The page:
Protecting Our Young

Remember what it felt like to be under 25 years old? Today's young workers are
no different. They may think nothing can ever happen to them, but don't you
believe it. In Canada, each day more than 40 workers under the age of 19 are
hurt on the job.

Statistics from the Association of Workers Compensation Boards of Canada say
workers between the ages of 15 and 19 had 14,787 time loss injuries in Canada
in 2006, and 10 work-related fatalities. In the 20 to 24 age group, 35,976 were
injured and a further 41 of those young workers died.

If you hire students or young workers, keep in mind that anyone who lacks
experience and trained judgment is at particular risk of getting injured. Young
workers rely on you for good advice, information and supervision and
ultimately, for their safety.


Ensuring the safety and health of young people in the workplace starts with
having a good health and safety management system that protects everyone.

Young workers may feel pressured and nervous, especially at a first job. They
may want to please you and to not disappoint their parents. Being so focused on
that objective - doing a great job - can lead them to work unsafely. One of the
best things you can do as an employer is make it clear that safety is the young
worker's first priority, and that it's perfectly fine to ask questions.

Assign suitable work. Some tasks are better reserved for more experienced
workers. Before you even hire, assess the job and what it entails. What hazards
will the worker be exposed to? Will certain situations present new risks? Will
the worker ever have to fetch something from a confined space, a hard-to-reach
area or some other hazardous spot? Will the worker be welding or doing some
other task that could injure the worker and others in the vicinity?

Avoid assigning tasks that require a high degree of skill, lengthy training or
a great deal of responsibility. Do not expect a young person to work alone or
perform critical or risky tasks, such as handling dangerous chemicals.

Make time for training. Before young people start work, they must receive
effective health and safety orientation and training. This could include the
company's health and safety policy, their personal responsibilities, hazards in
their workplace, how to protect themselves starting day one, who to go to for
advice and what to do if things seem unsafe.

Tell young workers not to perform any task until they have been trained to do
it. Encourage the young worker to ask questions at any time, especially about
safety. Demonstrate how to do each task the safe way, and do it more than once.
Be accessible. Stick around, watch the worker do the task, and correct any
mistakes. The young worker might feel pressured to get it right the first time,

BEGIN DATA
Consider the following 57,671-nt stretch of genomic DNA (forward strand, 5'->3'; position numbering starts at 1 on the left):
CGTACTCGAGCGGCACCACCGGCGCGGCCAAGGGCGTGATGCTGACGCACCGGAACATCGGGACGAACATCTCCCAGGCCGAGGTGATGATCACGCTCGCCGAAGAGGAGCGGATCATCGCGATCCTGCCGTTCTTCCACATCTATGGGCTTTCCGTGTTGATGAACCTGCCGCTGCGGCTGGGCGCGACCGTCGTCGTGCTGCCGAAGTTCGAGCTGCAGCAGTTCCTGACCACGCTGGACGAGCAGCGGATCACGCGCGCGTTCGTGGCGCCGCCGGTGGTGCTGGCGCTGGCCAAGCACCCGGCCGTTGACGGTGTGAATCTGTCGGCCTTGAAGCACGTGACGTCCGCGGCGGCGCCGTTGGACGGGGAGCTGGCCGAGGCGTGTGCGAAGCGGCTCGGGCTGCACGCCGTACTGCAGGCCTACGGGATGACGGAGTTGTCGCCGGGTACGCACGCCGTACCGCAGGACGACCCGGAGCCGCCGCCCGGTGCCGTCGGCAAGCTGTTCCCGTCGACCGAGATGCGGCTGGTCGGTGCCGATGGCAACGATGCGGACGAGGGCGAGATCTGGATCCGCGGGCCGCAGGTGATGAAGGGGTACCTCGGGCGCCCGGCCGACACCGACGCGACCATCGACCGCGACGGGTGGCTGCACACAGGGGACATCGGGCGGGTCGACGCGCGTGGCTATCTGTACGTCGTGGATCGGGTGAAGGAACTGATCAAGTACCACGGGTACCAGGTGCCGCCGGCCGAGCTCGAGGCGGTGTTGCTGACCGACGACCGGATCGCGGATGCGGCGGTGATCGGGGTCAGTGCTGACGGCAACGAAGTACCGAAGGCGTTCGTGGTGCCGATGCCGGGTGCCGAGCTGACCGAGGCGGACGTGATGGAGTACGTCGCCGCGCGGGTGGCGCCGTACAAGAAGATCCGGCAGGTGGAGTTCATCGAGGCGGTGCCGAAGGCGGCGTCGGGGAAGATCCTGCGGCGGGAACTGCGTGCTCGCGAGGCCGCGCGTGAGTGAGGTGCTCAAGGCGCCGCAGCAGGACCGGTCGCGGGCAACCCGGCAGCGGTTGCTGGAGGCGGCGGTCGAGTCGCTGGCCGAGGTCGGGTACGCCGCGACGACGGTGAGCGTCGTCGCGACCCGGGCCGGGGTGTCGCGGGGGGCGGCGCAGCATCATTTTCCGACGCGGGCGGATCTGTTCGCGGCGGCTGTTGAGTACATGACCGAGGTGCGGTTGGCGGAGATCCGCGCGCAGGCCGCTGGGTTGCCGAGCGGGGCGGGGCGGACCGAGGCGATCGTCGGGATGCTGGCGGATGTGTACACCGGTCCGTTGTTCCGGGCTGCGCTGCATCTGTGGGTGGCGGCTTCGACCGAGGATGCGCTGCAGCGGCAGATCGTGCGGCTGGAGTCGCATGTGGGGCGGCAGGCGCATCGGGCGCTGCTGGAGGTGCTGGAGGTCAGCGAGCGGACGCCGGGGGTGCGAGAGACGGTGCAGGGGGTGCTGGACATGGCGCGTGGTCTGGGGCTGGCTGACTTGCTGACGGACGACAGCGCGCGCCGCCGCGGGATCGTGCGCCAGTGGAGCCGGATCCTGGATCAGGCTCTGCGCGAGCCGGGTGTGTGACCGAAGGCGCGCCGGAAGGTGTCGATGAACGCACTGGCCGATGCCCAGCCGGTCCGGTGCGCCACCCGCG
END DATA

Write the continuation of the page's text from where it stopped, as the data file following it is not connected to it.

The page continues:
so you can help by being patient and repeating instructions and demonstrating
procedures as often as necessary. Continue to monitor the worker.

Provide appropriate safety equipment and PPE. Provide hands-on training on the
correct use of equipment. When you demonstrate how to do a task, remember to
include safety features and control systems. The young worker should know to
keep exit doors free from clutter, for example, and to make sure safety guards
on machines stay on and equipment is turned off or disconnected after every
shift where necessary.

Provide or ensure that the worker has all necessary personal protective
equipment (PPE) such as safety shoes, hardhat or gloves, as the job requires.
Make sure the young worker knows where to find it, how to use it, and how to
care for it.

Supervise. Anyone supervising must have the knowledge, training or experience
to organize work and its performance. Due to lack of understanding, a young
worker may decide to make changes to the job in unexpected and possibly risky
ways. Be sure that they are closely supervised, and stick to recognized and
safe work procedures. Know the laws and regulations that apply to keeping
workers safe on the job, and know what is hazardous - or could be - in the


If you are a young worker and are reading this, know that you also have
responsibilities to stay safe on the job. If you're not getting the information
you need, you can protect your own health and safety or even save your life by
asking these questions:

  • What are the physical demands of the job?

  • Will I have to work very late at night or very early in the morning?

  • Will I ever work alone?

  • What kind of safety gear will I need to wear?

  • Will there be noise? Chemicals? Other hazards?

  • What safety training will I receive?

  • When will I receive this training?

  • Where are the first-aid supplies and fire extinguishers kept?

  • Do you have a worker safety policy and an emergency plan?

  • Can you give an example of how employee health and safety is important to
    your business?

Help make this a great summer and beyond. Make sure your young workers have a
safe and positive work experience.

Further Information

AplusA-online.de - Source: Canadian Centre for Occupational Health and Safety